The Blue team got to fight Magneto right away, but quickly became his pawns and had to fight the Gold team. So many great stories starring the X-Men deal with them battling each other.
Cyclops gets shot by an Acolyte while fighting Magneto!
Magneto has a bone to pick with Moira MacTaggert after it is revealed she altered his DNA. Feeling his redemption to be a lie, he goes on a rampage attacking her and the X-Men. I always thought this storyline didn’t ring true. So many stories had focused on Magneto’s reformation. He even took over the school for Professor X and watched over the New Mutants. Saying that his genetics were why he had changed was a cop out. Was this story saying that character growth is nature and not nuture? This development amounted to a flimsy excuse for things to return to a status quo for the marketing department.
Breathtaking splash page by Jim Lee. The blurb saying, “Stan Lee Proudly Presents Chris Claremont’s Final Issue of the X-Men!” is a hard pill to swallow. I hated seeing Chris leave, thus effectively ending the tenure of the man responsible for molding the title into a sales and pop culture juggernaut. Here’s one fan’s re-examination of the Claremont run.
This page was a treat to find! I love examining artist’s sketches, especially when there’s a mix of pencils and finished art.
Jim Lee finds a way to make Deathbird interesting! She used to look like this, but Lee and co. embellished her costume and poses to make her more appealing as a villain.
Captain America and Logan meet for the first time! I loved this issue (Uncanny X-Men #268) which featured Wolverine, Jubilee and Psylocke on their own mission. Also notice that Wolverine is smoking (a no-no in today’s Joe Quesada-run Marvel).
Wolverine, Psylocke and Jubilee rescue the Black Widow! This story revealed that everyone’s favorite Russian spy was much older than she looked.
Thanks for taking this trip down memory lane with me!
Today I was drawing the X-Men and I was looking at back issues for inspiration. I kept returning to the issues drawn by the late great master Dave Cockrum. There’s just something fascinating about his linework! I couldn’t ask for a better artist to emulate. Here’s some images that I found from his tribute website. I encourage you check out more of his work. Here’ some of my favorites below!
The whole gang is here in this classic look at the X-Men. Now that I think about it, I think my favorite X-Men from this era are the top three in this image.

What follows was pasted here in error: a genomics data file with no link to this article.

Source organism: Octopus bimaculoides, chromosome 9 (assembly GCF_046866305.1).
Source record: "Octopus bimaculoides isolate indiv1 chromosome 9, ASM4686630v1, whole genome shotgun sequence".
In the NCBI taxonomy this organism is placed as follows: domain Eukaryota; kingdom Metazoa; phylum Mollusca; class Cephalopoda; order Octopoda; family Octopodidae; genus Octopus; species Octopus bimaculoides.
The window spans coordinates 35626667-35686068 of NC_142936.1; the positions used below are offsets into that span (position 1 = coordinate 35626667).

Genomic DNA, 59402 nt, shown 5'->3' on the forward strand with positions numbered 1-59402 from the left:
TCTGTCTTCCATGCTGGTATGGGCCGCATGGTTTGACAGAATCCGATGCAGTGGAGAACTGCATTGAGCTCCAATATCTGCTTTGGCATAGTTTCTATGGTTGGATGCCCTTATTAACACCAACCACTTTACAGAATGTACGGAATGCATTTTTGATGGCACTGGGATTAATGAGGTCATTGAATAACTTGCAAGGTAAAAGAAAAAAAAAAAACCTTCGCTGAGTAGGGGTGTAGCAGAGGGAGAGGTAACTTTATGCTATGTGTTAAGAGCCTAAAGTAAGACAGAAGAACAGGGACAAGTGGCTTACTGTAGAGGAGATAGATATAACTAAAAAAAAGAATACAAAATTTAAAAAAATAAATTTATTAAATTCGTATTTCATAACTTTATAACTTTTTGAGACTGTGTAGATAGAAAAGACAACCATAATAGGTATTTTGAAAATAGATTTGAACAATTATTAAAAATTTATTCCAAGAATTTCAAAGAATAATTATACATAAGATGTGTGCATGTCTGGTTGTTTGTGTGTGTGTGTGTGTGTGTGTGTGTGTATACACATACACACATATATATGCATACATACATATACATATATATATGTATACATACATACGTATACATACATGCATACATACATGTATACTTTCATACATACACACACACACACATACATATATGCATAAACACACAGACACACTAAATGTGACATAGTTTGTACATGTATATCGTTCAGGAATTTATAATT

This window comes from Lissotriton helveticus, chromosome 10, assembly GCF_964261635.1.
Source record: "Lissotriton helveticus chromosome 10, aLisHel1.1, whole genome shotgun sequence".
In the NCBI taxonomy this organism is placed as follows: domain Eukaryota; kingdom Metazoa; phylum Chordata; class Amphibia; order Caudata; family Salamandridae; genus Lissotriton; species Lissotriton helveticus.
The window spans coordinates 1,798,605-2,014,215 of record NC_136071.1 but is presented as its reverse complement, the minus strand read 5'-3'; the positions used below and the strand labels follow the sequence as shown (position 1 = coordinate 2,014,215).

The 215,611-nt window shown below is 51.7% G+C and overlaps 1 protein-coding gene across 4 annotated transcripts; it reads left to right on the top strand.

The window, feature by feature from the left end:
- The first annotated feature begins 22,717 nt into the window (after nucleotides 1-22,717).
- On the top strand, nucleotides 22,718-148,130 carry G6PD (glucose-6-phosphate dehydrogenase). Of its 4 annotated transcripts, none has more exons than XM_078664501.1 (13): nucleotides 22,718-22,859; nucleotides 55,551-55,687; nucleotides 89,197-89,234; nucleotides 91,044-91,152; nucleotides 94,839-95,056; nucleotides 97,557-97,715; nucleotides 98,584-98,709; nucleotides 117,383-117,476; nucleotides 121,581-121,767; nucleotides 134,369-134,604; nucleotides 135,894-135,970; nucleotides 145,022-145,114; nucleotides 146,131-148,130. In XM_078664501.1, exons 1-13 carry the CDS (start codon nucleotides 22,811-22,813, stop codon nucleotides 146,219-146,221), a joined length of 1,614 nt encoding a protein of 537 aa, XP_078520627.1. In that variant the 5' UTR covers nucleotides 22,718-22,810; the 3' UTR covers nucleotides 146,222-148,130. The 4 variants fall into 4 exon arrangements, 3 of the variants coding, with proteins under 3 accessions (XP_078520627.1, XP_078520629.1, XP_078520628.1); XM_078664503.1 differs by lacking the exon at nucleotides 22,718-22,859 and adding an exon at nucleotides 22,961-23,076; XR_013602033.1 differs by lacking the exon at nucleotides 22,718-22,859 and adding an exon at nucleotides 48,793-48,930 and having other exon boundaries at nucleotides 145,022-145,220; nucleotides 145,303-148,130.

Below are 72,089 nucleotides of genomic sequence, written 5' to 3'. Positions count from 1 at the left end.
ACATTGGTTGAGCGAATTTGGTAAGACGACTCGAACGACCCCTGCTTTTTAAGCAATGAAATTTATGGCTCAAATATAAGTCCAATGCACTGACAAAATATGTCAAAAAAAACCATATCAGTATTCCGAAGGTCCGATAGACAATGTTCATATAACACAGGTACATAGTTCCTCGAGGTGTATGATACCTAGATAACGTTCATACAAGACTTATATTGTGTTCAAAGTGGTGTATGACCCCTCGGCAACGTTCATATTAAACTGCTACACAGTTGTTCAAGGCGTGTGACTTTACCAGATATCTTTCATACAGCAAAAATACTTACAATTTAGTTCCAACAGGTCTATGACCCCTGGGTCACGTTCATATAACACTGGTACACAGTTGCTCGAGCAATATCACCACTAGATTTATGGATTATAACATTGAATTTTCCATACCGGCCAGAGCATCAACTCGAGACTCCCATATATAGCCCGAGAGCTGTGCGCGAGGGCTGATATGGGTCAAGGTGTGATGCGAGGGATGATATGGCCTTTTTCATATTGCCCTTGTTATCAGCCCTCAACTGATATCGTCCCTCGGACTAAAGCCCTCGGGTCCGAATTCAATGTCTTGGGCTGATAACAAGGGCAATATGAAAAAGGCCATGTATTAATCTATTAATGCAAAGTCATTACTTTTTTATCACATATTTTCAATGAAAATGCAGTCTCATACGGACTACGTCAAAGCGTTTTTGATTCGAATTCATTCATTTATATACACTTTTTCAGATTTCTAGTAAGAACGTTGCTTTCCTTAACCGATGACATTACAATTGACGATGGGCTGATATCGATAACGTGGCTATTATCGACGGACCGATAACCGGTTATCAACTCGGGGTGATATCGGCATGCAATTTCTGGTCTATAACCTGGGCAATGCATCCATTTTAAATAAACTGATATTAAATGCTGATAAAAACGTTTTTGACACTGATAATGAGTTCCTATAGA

Avengers Assemble! Well, at least three of them took the time to show up. Hawkeye, Goliath and Black Widow look positively dynamic in this piece. I’m not keen on the random shape behind them, but I’m sure Dave had his reasons.
Once upon a time, Mantis and the Swordsman were newlyweds! Now Mantis is green (Does anyone know how that came about?) and a member of the Guardians of the Galaxy. Swordsman is no longer among the living. There’s that distracting shape in the background again. Grrr.
The Vision and Captain America arrive late to my Avengers Assemble call. Better late than never as they say. I’m loving how haunted the Vision looks and Cap’s expression is priceless. I think the circle works better here than the amputated triangles shown in the two images above.
It’s a Knight! Of horses? Or maybe he’s the Rook! Could he be the Rook Knight? Does he have special chess powers? I don’t know. However, I really love the design of this character from his winged helmet to his science fiction boots. Cockrum knew how to design a costume, sometimes merging seemingly disparate elements into a cohesive whole!
Cockrum’s creation, the amazing Nightcrawler, is having a bit of a hard time in this last image. Dave obviously had a great sense of humor. The inclusion of the vulture is simply too funny!
Thanks for checking out Dave’s art with me! I hope it inspires you like it has me!
10 Reasons Why I Love Marvel Adventures Avengers:
1. Since it is an All Ages title, I can give the comic to the kids I know.
2. Captain America is Steve Rogers and not dead.
3. Storm is finally an Avenger (!), still single and co-leads the team with Captain America (in a well-designed costume that stays true to all her past fashions).
4. Writer Jeff Parker brings the funny. Seriously.
5. Giant-Girl rocks! (You might know her as the Wasp in regular Marvel continuity.)
6. The MODOC issue. It was strange, unsettling and super entertaining!
7. Spider-Man is angst free.
8. Iron Man is not a fascist.
9. Hulk is not a gladiator.
10. There have been no skrulls (yet).
The first three covers I have shared with you, dear reader, are by Aaron Lopresti. The last two are by Leonard Kirk. They both have great styles and do a great job rendering all the different characters unique (dare I say Iconic) looks!
Yeah, the storylines are sometimes rather silly and a little bit like a sitcom, but I find myself laughing out loud at many of the fun character interactions. This is the Spider-Man I know and love quipping wisecracks with gruff Wolverine and irascible Hulk. Where else can you see Hulk wearing giant headphones listening to a story cd so he doesn’t destroy the Quinjet in route to a bad guy confrontation? Giant-Girl adds so much to the mix as a visible female presence on a very testosterone laden lineup. And with her bubbly personality, she’s a great contrast to Storm’s grounded regal presence (but even Storm is portrayed in a more likable fashion; she’s more like a princess than a Queen). I only wish they had added the Scarlet Witch to the mix or given us another female besides the two (Although I think I read somewhere that Jeff had to insist on getting Storm and Giant-Girl in the first place).
The heroes in Marvel Adventures Avengers are truly heroic. There’s a real sense of camaraderie among them. They aren’t embroiled in secret cabals (The Illuminati), divisive skirmishes (Civil War) or paranoid wars (Secret Invasion). The stories are contained in one issue (sometimes there’s two stories) and are a satisfying read. This title goes to the top of my comics pile each month.